Carmine cochineal: fortune wasted in northern Ethiopia Tesfay Belay


  • Tesfay Belay


Cactus pear, Dactylopius coccus, useful insect, invasive pest, Africa.


Carmine cochineal, Dactylopius coccus Costa, was introduced to northern Ethiopia to add
considerable value to existing cactus pear vegetation that in places like the southern Tigray
was becoming an invasive plant. It became an investment opportunity where Foodsafe, a
Chilean company was involved. Company was granted 300 ha at the cactus pear infested
plains of southern Tigray. Foodsafe was also expected to expand cochineal production
through an outgrower scheme. It created employment opportunity for the locals and started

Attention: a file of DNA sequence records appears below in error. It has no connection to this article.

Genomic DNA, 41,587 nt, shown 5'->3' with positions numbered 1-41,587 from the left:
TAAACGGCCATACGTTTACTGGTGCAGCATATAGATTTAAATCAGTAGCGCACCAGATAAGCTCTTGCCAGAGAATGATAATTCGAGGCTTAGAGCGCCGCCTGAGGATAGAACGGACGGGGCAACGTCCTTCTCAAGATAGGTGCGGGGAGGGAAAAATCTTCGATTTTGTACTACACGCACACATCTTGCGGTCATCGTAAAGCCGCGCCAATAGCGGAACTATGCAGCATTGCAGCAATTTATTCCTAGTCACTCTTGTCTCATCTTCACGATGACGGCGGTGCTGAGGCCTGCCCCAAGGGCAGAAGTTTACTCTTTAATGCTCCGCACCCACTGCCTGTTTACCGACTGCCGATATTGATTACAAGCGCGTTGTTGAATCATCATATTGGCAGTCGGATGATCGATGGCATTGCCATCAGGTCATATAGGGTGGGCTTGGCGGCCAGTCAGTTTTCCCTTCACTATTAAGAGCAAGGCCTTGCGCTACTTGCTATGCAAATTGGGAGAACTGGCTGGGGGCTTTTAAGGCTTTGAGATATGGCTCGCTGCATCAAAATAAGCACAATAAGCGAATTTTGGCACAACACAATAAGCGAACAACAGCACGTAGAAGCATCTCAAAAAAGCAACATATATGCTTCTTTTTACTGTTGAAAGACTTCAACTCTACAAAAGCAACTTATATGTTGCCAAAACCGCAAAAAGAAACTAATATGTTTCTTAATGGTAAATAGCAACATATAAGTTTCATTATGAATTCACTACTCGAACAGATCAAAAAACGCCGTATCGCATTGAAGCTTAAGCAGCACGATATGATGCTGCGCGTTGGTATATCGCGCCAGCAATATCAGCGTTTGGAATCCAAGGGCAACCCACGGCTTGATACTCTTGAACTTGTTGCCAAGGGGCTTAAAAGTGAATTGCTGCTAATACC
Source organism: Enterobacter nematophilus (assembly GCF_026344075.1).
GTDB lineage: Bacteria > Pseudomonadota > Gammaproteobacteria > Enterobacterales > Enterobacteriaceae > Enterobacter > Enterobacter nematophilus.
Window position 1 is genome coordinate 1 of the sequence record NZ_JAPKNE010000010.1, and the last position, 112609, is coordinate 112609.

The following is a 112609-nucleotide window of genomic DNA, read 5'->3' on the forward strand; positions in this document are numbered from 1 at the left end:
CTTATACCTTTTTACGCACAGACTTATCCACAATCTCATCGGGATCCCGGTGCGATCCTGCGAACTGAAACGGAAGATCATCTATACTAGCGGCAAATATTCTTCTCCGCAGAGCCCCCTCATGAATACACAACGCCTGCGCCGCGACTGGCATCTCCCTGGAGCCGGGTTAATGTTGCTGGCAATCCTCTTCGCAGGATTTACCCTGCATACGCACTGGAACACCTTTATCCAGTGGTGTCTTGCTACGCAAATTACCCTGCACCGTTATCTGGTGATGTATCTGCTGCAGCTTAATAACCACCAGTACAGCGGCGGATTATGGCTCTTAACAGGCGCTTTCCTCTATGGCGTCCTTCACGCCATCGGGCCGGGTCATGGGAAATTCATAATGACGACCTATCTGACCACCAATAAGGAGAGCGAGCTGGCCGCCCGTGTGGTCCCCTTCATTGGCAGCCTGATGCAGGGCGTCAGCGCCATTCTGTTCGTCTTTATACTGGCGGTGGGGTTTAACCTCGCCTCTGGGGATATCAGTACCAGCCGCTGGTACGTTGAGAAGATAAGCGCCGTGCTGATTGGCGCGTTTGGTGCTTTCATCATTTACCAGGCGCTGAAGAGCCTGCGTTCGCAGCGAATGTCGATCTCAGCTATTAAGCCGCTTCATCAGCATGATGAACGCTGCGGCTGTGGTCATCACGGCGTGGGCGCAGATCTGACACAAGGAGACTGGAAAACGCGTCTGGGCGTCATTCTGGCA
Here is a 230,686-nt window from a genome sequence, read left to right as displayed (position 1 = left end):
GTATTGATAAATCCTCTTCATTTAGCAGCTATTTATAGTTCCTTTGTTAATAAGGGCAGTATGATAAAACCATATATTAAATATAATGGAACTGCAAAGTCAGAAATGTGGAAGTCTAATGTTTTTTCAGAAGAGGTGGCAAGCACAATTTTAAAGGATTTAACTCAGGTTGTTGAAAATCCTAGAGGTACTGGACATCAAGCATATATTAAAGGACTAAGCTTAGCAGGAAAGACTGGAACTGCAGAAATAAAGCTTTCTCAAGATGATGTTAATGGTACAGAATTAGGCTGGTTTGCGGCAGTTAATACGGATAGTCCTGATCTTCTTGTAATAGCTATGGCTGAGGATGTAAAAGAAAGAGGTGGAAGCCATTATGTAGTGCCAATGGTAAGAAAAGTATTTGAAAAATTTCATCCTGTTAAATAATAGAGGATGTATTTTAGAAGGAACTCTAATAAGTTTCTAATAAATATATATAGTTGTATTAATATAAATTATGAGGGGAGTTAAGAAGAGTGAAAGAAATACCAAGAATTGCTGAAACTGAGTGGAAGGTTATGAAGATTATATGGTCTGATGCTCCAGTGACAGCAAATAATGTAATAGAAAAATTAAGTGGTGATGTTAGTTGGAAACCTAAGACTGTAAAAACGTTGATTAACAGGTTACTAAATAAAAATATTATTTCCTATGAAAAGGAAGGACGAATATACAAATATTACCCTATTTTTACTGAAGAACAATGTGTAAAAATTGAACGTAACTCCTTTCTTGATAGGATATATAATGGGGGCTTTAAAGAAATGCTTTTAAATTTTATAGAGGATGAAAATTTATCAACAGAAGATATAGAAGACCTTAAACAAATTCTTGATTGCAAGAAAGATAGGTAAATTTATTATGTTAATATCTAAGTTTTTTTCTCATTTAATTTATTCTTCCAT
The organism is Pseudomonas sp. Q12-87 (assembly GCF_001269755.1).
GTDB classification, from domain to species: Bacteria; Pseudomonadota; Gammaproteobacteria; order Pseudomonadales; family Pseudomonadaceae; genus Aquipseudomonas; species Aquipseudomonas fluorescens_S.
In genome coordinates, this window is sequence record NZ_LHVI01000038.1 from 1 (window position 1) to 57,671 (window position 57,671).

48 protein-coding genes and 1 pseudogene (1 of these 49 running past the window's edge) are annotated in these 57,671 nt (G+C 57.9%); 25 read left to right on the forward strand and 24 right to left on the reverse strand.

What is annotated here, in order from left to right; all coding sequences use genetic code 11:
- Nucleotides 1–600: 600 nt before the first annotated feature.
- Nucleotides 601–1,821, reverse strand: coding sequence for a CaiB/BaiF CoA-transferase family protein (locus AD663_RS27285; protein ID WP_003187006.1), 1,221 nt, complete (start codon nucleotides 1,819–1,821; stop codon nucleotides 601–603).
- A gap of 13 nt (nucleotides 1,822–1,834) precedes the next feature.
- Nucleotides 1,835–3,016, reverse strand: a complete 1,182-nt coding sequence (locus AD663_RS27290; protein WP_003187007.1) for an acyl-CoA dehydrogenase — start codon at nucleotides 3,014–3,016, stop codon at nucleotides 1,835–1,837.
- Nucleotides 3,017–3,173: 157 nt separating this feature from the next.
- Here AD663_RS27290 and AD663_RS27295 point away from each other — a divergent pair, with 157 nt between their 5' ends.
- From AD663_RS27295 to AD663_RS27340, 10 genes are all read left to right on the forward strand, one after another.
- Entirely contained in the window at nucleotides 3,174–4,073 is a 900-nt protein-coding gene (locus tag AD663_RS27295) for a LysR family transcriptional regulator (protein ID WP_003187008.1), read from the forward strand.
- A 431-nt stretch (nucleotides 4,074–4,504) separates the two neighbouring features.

exporting dried cochineal to Mexico and Germany bringing in foreign currency. As cactus
pear grows in communal lands, conflict of interest arose and it polarised the community. The
company was forcibly closed and it was a tragedy that a one time commercial insect became
a full-fledged invasive insect pest. Attempts to contain the insect with mechanical and
chemical control were not successful. So far more than 16,000 ha of cactus pear land was
infested with carmine cochineal. 13,000 ton of dried cochineal could have been harvested in
a single year, generated USD $52 million, and part of that money could have been used for
its management.



09-09-2015 — Updated on 20-06-2020



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